(FiveNation.com)- On Thursday, a former fire chief in an eastern Ohio town said the controlled burn that discharged deadly chemicals into the air and water after a train derailed might not have been required.
A Norfolk Southern train carrying dangerous chemicals derailed near East Palestine, Ohio, on Jan 3, prompting officials to undertake a controlled burn to eliminate the risk of an explosion.
During a community meeting, an administrative deputy chief with a Hazardous Materials & WMD Response Team told residents that he was unaware of any event where the train cars were blown up in a trench and burned. Silverio Caggiano of Mahoming County has not found evidence of this in any case study.
He believes they destroyed everything to clear the tracks for the railroad. In other words, they did it for the money.
The controlled fire was described as a “laboratory experiment from hell” by him.
According to the event website, Thursday’s meeting attracted a big audience, with locals filling overflow rooms to hear from panelists, including Ph.D. scholars, attorneys, and community organizers. People brought up worries about how the discharged chemicals may damage their health and how safe they are in their homes and workplaces. They wondered if government authorities made the correct judgments while reacting to the disaster.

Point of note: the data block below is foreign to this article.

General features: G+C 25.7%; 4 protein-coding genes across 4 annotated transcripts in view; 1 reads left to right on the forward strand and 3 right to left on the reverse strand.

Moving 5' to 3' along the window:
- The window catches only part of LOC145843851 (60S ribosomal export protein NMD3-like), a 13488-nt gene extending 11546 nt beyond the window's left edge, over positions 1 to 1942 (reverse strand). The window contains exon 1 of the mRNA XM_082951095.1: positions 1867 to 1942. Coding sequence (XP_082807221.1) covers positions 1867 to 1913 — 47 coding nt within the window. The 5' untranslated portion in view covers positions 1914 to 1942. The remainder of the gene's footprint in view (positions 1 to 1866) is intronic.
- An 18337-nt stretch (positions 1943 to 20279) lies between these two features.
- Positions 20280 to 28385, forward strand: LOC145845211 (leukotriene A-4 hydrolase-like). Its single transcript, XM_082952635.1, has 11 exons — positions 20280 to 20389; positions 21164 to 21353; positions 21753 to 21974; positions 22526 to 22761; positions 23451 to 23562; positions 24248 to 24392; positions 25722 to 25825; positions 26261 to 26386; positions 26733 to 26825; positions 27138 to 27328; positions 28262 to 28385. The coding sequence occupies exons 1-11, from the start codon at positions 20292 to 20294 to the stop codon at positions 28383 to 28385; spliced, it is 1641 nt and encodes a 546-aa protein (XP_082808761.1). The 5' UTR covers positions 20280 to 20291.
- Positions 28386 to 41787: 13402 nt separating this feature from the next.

The Environmental Protection Agency (EPA) examined more than five hundred fifty houses as of February 21, with “no exceedances for residential air quality requirements” found.
Stephen Lester, scientific director at the Center for Health, Environment, and Justice, stated during the conference that the EPA is not testing for dioxins, a family of chemical compounds, according to the EPA. He claimed that dioxins may induce symptoms, including skin rashes, and might be present in the region for years.
The panelists advocated for citizens to have baseline medical exams and to analyze their water and soil.
Public authorities such as EPA Administrator Michael Regan and Republican Gov. Mike DeWine sipped the tap water on camera to demonstrate that there are “no water quality problems” with the municipal supply.